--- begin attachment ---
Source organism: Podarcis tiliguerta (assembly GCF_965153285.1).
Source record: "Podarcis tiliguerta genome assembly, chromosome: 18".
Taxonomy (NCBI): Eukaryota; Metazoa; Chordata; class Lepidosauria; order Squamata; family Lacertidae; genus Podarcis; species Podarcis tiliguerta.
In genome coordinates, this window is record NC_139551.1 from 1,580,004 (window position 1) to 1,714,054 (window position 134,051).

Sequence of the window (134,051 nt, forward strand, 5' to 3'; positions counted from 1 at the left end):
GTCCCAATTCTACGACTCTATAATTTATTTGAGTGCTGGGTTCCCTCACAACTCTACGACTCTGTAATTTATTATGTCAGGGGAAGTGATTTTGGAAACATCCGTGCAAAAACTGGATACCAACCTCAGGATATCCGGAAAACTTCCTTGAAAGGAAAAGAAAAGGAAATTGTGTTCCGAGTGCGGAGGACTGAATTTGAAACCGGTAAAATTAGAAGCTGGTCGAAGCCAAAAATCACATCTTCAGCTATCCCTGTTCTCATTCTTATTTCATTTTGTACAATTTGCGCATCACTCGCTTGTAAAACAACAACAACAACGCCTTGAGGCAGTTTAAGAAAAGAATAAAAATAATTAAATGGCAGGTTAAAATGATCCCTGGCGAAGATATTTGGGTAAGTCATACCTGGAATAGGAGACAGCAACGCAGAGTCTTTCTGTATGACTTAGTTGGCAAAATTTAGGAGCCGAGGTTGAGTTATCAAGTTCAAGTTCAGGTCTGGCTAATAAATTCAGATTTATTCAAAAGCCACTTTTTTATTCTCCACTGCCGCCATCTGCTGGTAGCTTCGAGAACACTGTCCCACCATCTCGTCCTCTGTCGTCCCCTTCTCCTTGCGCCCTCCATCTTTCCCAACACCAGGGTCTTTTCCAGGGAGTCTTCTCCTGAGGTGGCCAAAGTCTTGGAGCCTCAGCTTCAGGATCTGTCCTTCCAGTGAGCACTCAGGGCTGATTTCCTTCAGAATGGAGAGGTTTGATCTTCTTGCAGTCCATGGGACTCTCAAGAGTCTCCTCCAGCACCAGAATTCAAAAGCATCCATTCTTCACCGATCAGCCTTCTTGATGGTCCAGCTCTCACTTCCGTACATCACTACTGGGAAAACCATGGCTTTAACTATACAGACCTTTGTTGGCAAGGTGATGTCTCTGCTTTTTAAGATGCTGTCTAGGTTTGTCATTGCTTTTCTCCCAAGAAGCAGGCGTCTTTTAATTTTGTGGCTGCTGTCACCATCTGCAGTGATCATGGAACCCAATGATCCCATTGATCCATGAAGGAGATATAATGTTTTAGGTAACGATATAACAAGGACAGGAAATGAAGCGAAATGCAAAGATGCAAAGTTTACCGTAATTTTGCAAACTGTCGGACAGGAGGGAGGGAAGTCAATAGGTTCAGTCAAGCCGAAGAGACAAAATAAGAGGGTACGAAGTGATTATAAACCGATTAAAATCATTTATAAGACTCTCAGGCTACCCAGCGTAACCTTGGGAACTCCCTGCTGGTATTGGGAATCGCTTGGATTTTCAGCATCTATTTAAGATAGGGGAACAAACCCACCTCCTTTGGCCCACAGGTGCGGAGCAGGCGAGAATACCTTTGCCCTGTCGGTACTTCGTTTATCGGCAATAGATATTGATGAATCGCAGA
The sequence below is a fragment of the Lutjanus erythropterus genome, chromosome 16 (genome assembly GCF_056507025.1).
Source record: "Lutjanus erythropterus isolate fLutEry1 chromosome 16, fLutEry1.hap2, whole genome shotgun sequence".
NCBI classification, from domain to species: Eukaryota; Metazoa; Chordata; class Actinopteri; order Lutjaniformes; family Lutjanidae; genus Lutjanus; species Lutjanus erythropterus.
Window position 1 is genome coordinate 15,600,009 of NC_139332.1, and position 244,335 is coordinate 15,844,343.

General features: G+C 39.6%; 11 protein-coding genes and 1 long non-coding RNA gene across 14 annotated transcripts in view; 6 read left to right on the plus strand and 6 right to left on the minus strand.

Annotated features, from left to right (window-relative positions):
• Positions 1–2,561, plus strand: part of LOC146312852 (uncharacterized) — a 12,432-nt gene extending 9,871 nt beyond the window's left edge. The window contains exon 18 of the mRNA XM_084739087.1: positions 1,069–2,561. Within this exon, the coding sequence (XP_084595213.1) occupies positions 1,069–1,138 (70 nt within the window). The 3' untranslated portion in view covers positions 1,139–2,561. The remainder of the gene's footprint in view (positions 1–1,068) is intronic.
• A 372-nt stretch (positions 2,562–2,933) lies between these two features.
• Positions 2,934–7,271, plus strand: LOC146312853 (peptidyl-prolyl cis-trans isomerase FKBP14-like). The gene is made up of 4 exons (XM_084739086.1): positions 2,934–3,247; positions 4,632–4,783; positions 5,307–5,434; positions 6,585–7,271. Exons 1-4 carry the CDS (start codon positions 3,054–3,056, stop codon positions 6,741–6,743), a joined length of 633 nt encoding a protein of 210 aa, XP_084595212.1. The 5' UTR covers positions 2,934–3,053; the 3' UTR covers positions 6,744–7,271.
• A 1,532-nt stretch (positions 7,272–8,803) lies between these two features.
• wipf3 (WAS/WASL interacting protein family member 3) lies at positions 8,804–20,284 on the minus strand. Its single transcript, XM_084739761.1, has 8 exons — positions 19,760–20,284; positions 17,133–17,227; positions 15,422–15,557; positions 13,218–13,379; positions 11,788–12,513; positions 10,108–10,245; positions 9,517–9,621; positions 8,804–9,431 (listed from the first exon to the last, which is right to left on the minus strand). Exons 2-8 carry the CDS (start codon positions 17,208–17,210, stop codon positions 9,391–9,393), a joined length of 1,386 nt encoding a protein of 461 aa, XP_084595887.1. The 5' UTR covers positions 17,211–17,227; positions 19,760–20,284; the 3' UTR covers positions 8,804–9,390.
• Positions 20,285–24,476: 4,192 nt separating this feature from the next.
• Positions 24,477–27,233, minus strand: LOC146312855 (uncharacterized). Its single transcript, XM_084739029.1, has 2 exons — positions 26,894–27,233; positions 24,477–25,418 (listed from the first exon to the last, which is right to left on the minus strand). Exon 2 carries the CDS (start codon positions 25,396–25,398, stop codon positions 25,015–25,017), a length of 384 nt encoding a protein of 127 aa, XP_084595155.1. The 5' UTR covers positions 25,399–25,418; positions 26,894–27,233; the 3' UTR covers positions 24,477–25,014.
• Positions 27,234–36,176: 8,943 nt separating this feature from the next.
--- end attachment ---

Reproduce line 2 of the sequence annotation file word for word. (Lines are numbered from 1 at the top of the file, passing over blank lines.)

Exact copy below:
Source record: "Podarcis tiliguerta genome assembly, chromosome: 18".